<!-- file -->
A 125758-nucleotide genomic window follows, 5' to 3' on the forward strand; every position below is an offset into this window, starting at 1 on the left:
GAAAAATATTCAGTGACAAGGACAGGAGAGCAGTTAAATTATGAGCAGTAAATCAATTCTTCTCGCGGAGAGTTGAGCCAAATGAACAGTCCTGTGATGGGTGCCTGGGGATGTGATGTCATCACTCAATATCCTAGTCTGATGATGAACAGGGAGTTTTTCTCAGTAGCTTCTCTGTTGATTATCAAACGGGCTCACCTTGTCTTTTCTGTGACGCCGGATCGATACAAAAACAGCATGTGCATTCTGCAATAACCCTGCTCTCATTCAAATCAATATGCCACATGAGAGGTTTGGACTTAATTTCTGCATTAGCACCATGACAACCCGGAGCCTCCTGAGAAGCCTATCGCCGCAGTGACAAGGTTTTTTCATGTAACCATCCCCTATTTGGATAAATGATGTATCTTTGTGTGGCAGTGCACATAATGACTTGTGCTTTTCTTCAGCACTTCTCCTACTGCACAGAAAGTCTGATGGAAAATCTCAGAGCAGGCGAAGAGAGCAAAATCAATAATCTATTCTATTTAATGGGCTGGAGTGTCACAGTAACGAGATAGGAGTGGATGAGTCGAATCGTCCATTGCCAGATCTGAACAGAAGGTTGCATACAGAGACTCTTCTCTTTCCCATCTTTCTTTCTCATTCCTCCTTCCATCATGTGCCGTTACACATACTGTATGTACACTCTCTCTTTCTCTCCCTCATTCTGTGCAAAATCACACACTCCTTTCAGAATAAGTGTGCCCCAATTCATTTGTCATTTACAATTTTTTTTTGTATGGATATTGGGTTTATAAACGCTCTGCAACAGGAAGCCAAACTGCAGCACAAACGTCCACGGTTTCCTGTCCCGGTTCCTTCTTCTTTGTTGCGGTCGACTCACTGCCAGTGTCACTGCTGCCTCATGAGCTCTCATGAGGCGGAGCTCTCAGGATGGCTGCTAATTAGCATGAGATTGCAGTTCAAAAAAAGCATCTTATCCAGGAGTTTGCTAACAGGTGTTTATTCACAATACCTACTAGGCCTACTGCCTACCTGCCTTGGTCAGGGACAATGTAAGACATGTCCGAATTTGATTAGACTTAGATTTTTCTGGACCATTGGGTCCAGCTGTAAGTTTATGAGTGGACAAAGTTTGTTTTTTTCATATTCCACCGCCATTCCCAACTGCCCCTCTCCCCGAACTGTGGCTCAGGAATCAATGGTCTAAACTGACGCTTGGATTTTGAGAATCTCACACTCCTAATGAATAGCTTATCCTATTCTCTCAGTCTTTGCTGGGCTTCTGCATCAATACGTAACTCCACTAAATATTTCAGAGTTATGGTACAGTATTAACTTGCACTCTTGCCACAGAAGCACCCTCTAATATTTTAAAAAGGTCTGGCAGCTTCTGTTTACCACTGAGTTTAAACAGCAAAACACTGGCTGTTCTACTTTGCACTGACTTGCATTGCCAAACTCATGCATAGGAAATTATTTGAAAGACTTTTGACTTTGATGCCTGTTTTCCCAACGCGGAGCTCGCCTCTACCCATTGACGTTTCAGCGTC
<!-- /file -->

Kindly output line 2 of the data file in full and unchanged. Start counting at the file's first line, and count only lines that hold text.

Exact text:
GAAAAATATTCAGTGACAAGGACAGGAGAGCAGTTAAATTATGAGCAGTAAATCAATTCTTCTCGCGGAGAGTTGAGCCAAATGAACAGTCCTGTGATGGGTGCCTGGGGATGTGATGTCATCACTCAATATCCTAGTCTGATGATGAACAGGGAGTTTTTCTCAGTAGCTTCTCTGTTGATTATCAAACGGGCTCACCTTGTCTTTTCTGTGACGCCGGATCGATACAAAAACAGCATGTGCATTCTGCAATAACCCTGCTCTCATTCAAATCAATATGCCACATGAGAGGTTTGGACTTAATTTCTGCATTAGCACCATGACAACCCGGAGCCTCCTGAGAAGCCTATCGCCGCAGTGACAAGGTTTTTTCATGTAACCATCCCCTATTTGGATAAATGATGTATCTTTGTGTGGCAGTGCACATAATGACTTGTGCTTTTCTTCAGCACTTCTCCTACTGCACAGAAAGTCTGATGGAAAATCTCAGAGCAGGCGAAGAGAGCAAAATCAATAATCTATTCTATTTAATGGGCTGGAGTGTCACAGTAACGAGATAGGAGTGGATGAGTCGAATCGTCCATTGCCAGATCTGAACAGAAGGTTGCATACAGAGACTCTTCTCTTTCCCATCTTTCTTTCTCATTCCTCCTTCCATCATGTGCCGTTACACATACTGTATGTACACTCTCTCTTTCTCTCCCTCATTCTGTGCAAAATCACACACTCCTTTCAGAATAAGTGTGCCCCAATTCATTTGTCATTTACAATTTTTTTTTGTATGGATATTGGGTTTATAAACGCTCTGCAACAGGAAGCCAAACTGCAGCACAAACGTCCACGGTTTCCTGTCCCGGTTCCTTCTTCTTTGTTGCGGTCGACTCACTGCCAGTGTCACTGCTGCCTCATGAGCTCTCATGAGGCGGAGCTCTCAGGATGGCTGCTAATTAGCATGAGATTGCAGTTCAAAAAAAGCATCTTATCCAGGAGTTTGCTAACAGGTGTTTATTCACAATACCTACTAGGCCTACTGCCTACCTGCCTTGGTCAGGGACAATGTAAGACATGTCCGAATTTGATTAGACTTAGATTTTTCTGGACCATTGGGTCCAGCTGTAAGTTTATGAGTGGACAAAGTTTGTTTTTTTCATATTCCACCGCCATTCCCAACTGCCCCTCTCCCCGAACTGTGGCTCAGGAATCAATGGTCTAAACTGACGCTTGGATTTTGAGAATCTCACACTCCTAATGAATAGCTTATCCTATTCTCTCAGTCTTTGCTGGGCTTCTGCATCAATACGTAACTCCACTAAATATTTCAGAGTTATGGTACAGTATTAACTTGCACTCTTGCCACAGAAGCACCCTCTAATATTTTAAAAAGGTCTGGCAGCTTCTGTTTACCACTGAGTTTAAACAGCAAAACACTGGCTGTTCTACTTTGCACTGACTTGCATTGCCAAACTCATGCATAGGAAATTATTTGAAAGACTTTTGACTTTGATGCCTGTTTTCCCAACGCGGAGCTCGCCTCTACCCATTGACGTTTCAGCGTC